By Joeri van den Bergh and Kristof de Wulf
Four years from now, Millennials (born between 1980 and 1996) will make up over a third of the global workforce. Raised in different times and different ways, Millennials clearly differ from previous generations, both in their attitude and in their approach towards work.
Older generations often accuse Millennials of being ’entitled’, ’less accountable’ and even ’lazy’. No less than 61% of seasoned HR professionals believe Millennials are hard to manage and unprepared for the workplace. Millennials themselves also seem unhappy, with only 29% of the employed Millennials currently feeling engaged with their work. As a result, 6 out of 10 Millennials leave their companies within three years at an estimated substitution cost to the organization of $20,000 per person. As the retiring Baby Boomer generation needs to be replaced in the upcoming years, many CEOs fear they will not find the right talent to succeed. It is therefore critical for organizations to understand Millennial’s workspace-related drivers.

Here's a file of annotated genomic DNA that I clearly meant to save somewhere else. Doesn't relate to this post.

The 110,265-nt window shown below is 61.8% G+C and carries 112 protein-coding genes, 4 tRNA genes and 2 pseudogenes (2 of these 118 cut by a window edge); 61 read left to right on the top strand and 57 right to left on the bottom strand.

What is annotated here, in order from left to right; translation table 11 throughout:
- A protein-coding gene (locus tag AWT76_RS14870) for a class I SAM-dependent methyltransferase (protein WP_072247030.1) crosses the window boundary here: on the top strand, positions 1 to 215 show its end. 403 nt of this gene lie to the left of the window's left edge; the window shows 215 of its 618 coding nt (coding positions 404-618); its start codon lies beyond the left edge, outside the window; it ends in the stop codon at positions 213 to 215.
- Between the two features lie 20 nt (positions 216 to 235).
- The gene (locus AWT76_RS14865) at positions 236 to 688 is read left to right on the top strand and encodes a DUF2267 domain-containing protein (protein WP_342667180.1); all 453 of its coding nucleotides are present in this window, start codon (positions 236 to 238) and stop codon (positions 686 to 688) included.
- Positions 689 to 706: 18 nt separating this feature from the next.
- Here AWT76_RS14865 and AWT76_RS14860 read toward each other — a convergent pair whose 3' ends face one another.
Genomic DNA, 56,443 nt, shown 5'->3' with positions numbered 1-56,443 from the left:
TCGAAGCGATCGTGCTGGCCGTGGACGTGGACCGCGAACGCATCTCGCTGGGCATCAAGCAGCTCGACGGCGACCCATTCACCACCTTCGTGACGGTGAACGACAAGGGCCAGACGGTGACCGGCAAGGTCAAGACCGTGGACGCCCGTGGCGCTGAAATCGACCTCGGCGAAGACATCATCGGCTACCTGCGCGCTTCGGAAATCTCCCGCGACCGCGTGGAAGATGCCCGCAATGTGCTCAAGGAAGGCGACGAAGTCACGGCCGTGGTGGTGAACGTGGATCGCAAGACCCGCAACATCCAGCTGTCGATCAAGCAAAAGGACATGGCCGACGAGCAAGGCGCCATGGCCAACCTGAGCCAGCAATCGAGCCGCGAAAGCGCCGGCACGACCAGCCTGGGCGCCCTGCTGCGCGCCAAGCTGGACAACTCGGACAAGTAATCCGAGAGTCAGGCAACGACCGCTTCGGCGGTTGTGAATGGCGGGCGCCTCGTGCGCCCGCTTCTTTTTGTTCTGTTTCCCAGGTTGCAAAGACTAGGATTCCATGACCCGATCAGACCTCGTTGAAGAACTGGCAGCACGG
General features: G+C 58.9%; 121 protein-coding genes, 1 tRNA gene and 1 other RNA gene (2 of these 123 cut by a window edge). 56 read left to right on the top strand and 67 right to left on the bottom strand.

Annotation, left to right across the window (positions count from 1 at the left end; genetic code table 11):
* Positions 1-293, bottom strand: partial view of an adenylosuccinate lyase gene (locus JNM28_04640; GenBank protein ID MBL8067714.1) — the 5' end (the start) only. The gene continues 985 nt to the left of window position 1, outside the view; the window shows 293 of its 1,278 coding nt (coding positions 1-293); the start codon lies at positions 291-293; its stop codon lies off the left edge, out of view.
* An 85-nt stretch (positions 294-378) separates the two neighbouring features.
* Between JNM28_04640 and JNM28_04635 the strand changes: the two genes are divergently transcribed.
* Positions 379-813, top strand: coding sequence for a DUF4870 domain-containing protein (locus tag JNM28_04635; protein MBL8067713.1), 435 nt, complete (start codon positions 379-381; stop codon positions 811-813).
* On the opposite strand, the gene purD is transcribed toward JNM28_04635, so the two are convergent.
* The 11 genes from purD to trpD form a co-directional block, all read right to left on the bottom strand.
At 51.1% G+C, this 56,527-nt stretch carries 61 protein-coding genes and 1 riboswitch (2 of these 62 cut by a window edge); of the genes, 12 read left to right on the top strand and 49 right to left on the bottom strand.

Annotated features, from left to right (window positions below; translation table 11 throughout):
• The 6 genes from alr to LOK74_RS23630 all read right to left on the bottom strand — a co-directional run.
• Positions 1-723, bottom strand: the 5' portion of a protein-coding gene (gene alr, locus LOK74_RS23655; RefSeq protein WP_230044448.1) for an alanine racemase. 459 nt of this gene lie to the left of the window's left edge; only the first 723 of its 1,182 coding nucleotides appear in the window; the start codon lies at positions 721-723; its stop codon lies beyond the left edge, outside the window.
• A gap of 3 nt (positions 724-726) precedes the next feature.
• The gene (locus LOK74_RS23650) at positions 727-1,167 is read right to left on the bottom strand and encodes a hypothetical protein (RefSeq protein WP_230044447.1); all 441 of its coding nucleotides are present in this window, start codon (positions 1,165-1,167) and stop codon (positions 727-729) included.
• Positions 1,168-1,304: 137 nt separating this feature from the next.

Millennials are more individually empowered
Millennials are raised and educated with a less hierarchical parental and educational approach. They were taught to form their own opinions and develop an own perspective. Strongly stimulated to self-develop, they often enjoyed ample attention and appraisal on their journeys. As a result, Millennials often showcase an abundance of assertiveness, self-confidence and ’can do’ mentality. Similar to the games they played in their childhood, Millennials strive for mastery and aim to continuously ’level up’ their performances. They embrace an entrepreneurial mindset and desire ownership of their work and ultimately their careers. As they enter the workplace, Millennials therefore desire and expect:
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